Analysis of recent trends in alternatives to incarceration; such reforms may increase criminal justice intervention without reductions in overall incarceration
- Use and Abuse of the Power to Sever Family Bonds
- Child Abuse, Gender, and the Myth of Family Independence: Thoughts on the History of Family Violence and Its Social Control 1880-1920
- Psychological Parenting vs. Attachment Theory: The Child's Best Interests and the Risks in Doing the Right Things for the Wrong Reasons
- Solnit/Fanshel Discussion
In Depth Reading
Volume 12 Issue 1
Examination of retributive sentencing and its moral underpinnings; discusses the link between retributive sentencing and prison overcrowding.
Selective incapacitation can remedy prison overcrowding by employing a careful examination of who should remain incarcerated.
Reflection on other professors' thoughts during the colloquium on how to reform the criminal justice system.
Volume 12 Issue 2
Tracks the development of selective incapacitation as an alternative sentencing procedure; argues for rejection because its impossible to predict dangerousness
The male sexual impulse is a means for courts to find that men and women are not similarly situated; application of this principle in different areas of the law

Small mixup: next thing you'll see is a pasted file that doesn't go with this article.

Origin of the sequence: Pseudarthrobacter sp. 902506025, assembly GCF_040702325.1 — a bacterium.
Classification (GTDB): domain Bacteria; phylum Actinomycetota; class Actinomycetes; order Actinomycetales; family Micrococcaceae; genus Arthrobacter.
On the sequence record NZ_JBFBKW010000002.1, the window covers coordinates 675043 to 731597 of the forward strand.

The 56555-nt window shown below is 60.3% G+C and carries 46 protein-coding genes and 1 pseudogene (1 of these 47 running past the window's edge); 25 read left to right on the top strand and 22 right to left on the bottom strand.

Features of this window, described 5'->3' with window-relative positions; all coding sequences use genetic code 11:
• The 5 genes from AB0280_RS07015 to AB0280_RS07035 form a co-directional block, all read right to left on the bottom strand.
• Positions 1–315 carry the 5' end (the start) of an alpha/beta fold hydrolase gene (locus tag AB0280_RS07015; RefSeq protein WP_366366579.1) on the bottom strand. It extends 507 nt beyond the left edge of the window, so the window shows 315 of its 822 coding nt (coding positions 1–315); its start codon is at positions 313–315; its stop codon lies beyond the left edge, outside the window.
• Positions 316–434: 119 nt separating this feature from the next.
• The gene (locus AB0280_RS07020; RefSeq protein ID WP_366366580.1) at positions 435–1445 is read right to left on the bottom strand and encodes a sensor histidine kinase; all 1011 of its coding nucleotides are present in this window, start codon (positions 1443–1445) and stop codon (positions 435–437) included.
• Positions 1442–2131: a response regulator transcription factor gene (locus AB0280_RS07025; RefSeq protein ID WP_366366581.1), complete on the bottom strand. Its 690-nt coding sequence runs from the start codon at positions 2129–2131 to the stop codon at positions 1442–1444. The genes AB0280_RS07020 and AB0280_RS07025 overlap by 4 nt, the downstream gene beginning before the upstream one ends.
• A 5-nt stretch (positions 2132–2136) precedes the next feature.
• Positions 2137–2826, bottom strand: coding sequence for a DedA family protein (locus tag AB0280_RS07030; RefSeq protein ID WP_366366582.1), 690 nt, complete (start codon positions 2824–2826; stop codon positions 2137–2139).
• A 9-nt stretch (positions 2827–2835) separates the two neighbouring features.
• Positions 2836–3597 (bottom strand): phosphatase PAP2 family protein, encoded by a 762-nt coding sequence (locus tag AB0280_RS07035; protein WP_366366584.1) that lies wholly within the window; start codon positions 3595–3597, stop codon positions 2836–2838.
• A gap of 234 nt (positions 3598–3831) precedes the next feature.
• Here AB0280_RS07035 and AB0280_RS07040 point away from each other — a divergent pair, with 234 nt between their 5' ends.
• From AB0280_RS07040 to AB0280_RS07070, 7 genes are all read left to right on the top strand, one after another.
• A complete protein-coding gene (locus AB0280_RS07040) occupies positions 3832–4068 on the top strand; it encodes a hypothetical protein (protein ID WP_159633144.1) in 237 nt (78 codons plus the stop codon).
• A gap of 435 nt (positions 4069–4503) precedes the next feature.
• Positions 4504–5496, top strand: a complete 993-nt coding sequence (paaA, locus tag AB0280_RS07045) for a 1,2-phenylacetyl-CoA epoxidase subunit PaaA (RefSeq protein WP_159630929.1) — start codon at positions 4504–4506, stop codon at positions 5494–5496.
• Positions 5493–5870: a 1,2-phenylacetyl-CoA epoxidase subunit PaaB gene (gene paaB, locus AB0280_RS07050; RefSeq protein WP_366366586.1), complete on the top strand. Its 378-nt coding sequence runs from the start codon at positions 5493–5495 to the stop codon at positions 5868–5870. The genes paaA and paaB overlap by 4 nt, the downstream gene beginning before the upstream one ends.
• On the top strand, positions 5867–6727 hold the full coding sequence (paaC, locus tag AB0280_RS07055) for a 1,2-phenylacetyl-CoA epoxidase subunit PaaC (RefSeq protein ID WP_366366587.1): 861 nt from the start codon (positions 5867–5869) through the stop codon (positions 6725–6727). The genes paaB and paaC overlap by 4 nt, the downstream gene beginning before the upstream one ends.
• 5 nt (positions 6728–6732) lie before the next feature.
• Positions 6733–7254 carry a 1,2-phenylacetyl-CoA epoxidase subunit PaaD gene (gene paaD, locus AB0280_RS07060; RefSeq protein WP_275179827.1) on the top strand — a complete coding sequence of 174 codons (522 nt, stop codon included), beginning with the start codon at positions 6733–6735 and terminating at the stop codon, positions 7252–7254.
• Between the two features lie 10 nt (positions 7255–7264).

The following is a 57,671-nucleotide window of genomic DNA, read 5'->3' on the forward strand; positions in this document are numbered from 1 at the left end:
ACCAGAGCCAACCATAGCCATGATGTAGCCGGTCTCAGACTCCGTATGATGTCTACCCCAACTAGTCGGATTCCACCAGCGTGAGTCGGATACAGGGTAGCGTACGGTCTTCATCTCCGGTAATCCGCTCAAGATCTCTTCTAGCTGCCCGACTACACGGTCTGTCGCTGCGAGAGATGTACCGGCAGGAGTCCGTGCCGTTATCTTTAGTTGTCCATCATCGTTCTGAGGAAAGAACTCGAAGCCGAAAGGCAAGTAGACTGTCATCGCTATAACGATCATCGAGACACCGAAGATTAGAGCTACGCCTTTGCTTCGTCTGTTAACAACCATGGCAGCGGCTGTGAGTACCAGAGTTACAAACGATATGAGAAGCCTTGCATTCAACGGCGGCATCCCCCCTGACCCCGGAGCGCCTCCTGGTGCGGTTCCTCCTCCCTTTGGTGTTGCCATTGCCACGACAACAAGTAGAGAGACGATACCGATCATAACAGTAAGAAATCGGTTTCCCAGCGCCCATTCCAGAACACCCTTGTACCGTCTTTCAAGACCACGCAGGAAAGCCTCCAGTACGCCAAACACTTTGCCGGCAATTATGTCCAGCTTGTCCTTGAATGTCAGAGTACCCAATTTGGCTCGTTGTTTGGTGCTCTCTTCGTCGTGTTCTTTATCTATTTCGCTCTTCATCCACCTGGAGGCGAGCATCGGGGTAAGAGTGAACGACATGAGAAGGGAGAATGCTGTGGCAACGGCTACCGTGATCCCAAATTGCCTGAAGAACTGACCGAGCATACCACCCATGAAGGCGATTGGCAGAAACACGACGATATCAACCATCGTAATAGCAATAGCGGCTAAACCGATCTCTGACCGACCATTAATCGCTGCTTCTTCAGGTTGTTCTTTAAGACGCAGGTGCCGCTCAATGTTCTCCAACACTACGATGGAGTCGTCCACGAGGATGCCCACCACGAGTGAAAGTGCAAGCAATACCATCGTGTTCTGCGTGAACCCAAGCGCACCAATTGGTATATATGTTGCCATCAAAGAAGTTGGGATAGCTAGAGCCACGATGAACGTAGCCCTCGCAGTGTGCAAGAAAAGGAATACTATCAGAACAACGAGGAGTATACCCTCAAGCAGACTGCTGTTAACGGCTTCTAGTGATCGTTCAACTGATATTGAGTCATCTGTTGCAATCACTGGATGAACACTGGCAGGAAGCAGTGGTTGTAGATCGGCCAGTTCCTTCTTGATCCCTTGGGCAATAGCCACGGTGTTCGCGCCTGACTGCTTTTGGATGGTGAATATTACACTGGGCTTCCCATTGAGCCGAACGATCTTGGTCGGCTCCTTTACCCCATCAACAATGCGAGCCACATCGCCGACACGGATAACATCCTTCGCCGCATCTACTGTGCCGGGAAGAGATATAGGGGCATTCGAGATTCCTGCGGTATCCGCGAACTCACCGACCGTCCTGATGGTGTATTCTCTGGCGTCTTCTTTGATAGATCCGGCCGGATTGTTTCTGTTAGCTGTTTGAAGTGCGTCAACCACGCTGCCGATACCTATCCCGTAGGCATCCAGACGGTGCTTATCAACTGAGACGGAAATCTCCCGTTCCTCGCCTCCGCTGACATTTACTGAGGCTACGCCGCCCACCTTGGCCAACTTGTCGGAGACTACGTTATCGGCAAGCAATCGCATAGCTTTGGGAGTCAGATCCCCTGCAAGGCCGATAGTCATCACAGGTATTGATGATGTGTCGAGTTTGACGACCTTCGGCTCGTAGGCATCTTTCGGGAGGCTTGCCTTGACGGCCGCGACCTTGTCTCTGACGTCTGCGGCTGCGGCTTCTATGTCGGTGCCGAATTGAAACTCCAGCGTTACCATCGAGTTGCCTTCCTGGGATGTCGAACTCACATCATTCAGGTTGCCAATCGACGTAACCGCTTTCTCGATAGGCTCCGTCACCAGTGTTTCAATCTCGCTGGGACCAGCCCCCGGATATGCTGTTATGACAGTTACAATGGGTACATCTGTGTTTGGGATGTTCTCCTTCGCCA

Examines ways the law can ensure democratic governance in the internal affairs of unions
Volume 12 Issue 3
Reflections by a Family Court Judge on modern psychotherapy's ideas of child welfare and the social and psychological consequences of their overuse
Discussion of the controversial nature of psychoanalytic view of parent-child relationships; suggests it is an incorrect theory that generates proper outcomes
Critical exchange between Drs. Solnit and Fanshel regarding theoretical underpinnings of child welfare law
Discussion of private adoption in New York; it is unfair, unconstitutional to terminate parental rights for one who has given extrajudicial consent